Tim Moran knows marketers. As the Editor-in-Chief of Adobe’s CMO.com, Tim has his fingers on the pulse of the marketing world, shining his editorial spotlight on trends long before they become mainstream. His work on CMO.com has helped build one of the strongest branded content platforms on the web today, creating a valuable resource for marketing leaders across all industries. We caught up with Tim to hear about how Adobe looks at this owned channel, and to get his opinion on the ways that content marketing will impact how brands build relationships online.
Five years ago there weren’t many non-publishing brands who had someone on staff with the title editor-in-chief. Can you talk about the genesis behind CMO.com?
The beginnings were much different than today and it was an entirely curated site. There was no original content except maybe an occasional blog or two that I would write, but it was purely curated content from mostly the main media sites; sites like MediaPost and AdAge and we did that for quite some time just to get off the ground. And then slowly, we began to sort of morph into a content creator as well as a content curator.
What were CMO.com’s objectives back when you started it and how are they different today? Have the objectives changed as the focus of your content has changed?
The main objectives have remained the same. The thinking has always been that the sale of this kind of software is made at a high level because we are selling enterprise tools and the target market is a large company. So it is an interesting balance to connect with our readers through content. On one hand, we have all of the same issues and metrics and challenges that any pure play media site would have. And then on the other side it’s about identifying how we connect our content to the business so that we become a marketing asset for Adobe without being purely a sales tool.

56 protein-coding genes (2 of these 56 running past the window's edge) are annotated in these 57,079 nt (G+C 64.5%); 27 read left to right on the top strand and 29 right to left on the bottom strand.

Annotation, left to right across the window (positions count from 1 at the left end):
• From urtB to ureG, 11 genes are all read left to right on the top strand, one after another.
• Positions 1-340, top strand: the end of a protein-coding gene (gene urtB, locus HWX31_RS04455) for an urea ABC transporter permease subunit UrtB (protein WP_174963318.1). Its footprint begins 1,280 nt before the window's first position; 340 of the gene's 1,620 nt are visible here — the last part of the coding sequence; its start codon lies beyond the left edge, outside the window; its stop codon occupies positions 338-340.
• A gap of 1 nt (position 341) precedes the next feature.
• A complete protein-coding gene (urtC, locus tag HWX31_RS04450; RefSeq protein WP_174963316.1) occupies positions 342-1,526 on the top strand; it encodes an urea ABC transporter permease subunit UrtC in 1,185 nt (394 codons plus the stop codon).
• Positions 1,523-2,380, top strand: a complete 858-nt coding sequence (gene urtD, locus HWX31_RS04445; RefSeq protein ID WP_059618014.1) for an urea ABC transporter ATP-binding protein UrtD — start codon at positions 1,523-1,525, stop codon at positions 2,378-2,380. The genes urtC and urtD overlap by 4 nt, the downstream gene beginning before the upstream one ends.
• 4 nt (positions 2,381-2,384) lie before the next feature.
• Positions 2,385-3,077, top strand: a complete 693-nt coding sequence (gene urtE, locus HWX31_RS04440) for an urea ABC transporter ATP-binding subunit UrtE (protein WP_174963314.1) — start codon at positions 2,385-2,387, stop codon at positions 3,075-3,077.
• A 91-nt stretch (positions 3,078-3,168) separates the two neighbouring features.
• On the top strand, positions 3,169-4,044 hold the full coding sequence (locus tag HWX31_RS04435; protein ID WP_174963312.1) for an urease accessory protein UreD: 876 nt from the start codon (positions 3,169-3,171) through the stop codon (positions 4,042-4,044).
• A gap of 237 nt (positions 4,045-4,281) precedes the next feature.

Who is the target audience for CMO.com? Are you looking for very targeted readership or broad readership?
I think it’s the same audience that any B2B publication would have. The editorial stance is one of “what is it that the senior level marketer in a global enterprise needs to know about digital marketing?” Nevertheless, we’re read by people who are not C level or SVP level. We’re read by agencies and we’re read by others in the industry, researches and what not. So we know that there’s a whole lot of people that we reach, but the editorial stance is one aimed at the head of marketing in a large corporation.
How does CMO.com accomplish ROI for Adobe?
That really is the trick, isn’t it? I think that one of the things companies that want to get into this need to accept is it is difficult to get the same kind of ROI on content as it is with direct lead gen. CMO.com is not a lead gen site.
We are here to connect Adobe to digital marketing insight by way of awareness and relationships. The more the senior level marketer knows about the trials and tribulations of digital marketing, the more they might have to consider Adobe and our products.
We don’t really have a direct ROI, although we do some things in the background with some of the tools that Adobe offers. Right now we’re as much measured on immediate goals as on long term metrics like traffic, reading time, subscribers, Twitter followers, etcetera.
Is thought leadership something that you can measure and report on? Is there a way for you to determine the value of the thought leadership that you’re generating for Adobe?
Well, we can certainly do that by looking at the engagement with readers. We have all of the tools that Adobe sells at our fingertips. We look at the analytics in a variety of different ways and see what topics are particularly of interest to the reader. [Looking at] what things are trending and which articles did well with the readership gives us a good overview of what the thinking is in the industry.